A second candidate is entering the race to fill permanently a vacant seat on the City Commission.
Bill Kirbas, a 68-year-old financial planner from Clearwater Beach, initiated his candidacy Monday by opening a campaign account and naming a treasurer.
Kirbas joins Bob Clark, the owner of a Clearwater printing business who announced his candidacy in early June. Both are vying to replace Mike Dallmann, who was elected to a three-year term in March but resigned several weeks later citing personal reasons.
A special election has been scheduled for Oct. 24.
Kirbas said that he decided to run in March but that his decision was not related to Dallmann's resignation. At the time, he said, he was planning for the 1996 election. Then Dallmann's seat opened.
"I guess it's the old adage: putting something back into the community," Kirbas said of his decision. "It's just about that time."
He said he has not selected a campaign manager or devised a platform but listed his positions on several issues at City Hall.
He said he would support efforts to build a new Memorial Causeway Bridge as soon as possible, and he favors a proposed alignment for the bridge that ties into Pierce Boulevard.
"Putting it off isn't going to solve the problem," Kirbas said.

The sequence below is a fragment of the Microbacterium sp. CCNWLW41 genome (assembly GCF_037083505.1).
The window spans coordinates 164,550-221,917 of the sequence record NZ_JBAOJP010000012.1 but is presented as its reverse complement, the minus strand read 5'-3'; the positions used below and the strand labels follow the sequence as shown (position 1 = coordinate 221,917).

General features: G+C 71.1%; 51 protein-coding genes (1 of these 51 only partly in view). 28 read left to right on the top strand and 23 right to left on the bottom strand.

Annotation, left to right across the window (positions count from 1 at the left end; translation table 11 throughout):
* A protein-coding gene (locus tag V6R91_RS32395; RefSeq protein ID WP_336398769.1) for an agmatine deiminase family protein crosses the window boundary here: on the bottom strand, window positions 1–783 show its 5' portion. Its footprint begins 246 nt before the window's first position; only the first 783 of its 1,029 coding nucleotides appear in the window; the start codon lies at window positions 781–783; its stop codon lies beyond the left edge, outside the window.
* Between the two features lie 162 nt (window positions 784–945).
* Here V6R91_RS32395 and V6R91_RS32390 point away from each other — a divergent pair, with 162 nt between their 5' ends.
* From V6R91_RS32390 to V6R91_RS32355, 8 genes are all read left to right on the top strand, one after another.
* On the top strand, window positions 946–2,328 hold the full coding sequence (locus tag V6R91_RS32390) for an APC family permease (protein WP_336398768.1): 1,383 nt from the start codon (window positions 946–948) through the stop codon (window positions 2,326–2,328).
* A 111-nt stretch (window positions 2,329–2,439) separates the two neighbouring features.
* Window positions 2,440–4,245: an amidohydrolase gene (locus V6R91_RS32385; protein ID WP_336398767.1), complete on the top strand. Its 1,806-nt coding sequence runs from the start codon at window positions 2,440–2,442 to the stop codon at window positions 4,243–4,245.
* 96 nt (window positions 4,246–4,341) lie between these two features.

He said the city should complete the controversial Harborview Center, a downtown conference center, and concentrate on making it a success.
He also favors the proposed downtown lake, a project that city officials hope will attract development and, at the same time, help dispose of downtown stormwater.
Kirbas said land for development in Clearwater is limited, so the city must concentrate on increasing the value of depressed areas.
"We've got to do with what we've got," he said, citing the need for the city to invest in downtown.
"I'm not averse to spending money," he said. "I'm in business. I know successful companies reinvest."
Kirbas was the founding president of the Jolley Trolley, a private organization that in 1994 took over a beach and downtown trolley service from the Pinellas Suncoast Transit Authority. He remains a member of the organization.
He is a former president of the Clearwater Beach Association and was chairman of a civic group in the early 1980s that pushed for beautification of Memorial Causeway. He also is a member of the city's Parks and Recreation Board.